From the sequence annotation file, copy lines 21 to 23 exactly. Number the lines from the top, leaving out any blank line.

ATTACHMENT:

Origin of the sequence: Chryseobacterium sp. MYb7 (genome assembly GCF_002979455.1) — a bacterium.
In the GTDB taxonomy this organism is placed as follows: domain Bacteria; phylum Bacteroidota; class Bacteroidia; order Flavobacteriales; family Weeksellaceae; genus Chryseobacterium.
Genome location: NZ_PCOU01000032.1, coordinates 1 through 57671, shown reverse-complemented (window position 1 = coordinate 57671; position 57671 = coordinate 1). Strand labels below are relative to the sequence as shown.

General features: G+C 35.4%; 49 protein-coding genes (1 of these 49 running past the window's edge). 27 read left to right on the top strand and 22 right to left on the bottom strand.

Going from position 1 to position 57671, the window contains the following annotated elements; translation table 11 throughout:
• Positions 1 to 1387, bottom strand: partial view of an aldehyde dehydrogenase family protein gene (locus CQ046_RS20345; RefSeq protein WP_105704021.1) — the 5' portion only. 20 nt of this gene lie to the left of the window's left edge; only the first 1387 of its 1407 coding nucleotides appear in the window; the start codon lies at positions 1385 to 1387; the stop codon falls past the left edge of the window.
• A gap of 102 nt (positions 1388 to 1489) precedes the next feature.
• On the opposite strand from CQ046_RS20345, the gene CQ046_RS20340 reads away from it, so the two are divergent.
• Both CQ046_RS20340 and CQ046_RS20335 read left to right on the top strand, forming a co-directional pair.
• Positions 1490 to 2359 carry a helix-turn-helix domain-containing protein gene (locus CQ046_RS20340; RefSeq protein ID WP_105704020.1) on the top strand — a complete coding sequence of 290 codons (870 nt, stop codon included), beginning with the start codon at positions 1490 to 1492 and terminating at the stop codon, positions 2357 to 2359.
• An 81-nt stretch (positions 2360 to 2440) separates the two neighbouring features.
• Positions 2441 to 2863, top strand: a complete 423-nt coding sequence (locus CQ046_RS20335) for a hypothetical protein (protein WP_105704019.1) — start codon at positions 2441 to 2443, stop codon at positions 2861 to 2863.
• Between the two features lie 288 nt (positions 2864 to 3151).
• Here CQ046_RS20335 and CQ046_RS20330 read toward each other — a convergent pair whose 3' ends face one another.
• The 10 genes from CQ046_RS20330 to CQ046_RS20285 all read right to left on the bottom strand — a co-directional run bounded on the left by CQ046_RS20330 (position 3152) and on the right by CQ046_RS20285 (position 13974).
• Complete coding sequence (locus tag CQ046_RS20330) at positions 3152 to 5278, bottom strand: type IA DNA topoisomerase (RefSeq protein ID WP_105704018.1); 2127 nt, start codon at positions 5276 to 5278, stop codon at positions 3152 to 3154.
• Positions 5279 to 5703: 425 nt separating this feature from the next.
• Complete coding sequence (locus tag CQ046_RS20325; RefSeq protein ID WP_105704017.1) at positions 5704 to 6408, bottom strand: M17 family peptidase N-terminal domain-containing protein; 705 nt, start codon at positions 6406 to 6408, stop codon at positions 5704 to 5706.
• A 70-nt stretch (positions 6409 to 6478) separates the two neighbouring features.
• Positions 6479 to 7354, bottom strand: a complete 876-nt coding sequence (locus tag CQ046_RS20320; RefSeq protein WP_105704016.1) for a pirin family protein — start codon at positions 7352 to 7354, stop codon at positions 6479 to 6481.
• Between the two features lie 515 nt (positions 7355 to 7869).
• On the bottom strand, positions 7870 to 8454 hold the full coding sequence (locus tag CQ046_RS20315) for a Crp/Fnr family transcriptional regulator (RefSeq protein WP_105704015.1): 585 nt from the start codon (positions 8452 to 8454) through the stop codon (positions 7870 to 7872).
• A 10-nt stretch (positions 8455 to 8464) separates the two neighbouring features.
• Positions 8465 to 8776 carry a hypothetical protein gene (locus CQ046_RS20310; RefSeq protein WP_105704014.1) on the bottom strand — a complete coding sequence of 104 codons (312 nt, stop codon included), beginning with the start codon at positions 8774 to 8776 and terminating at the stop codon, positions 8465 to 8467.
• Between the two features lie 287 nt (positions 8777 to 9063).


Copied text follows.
• Between the two features lie 515 nt (positions 7355 to 7869).
• On the bottom strand, positions 7870 to 8454 hold the full coding sequence (locus tag CQ046_RS20315) for a Crp/Fnr family transcriptional regulator (RefSeq protein WP_105704015.1): 585 nt from the start codon (positions 8452 to 8454) through the stop codon (positions 7870 to 7872).
• A 10-nt stretch (positions 8455 to 8464) separates the two neighbouring features.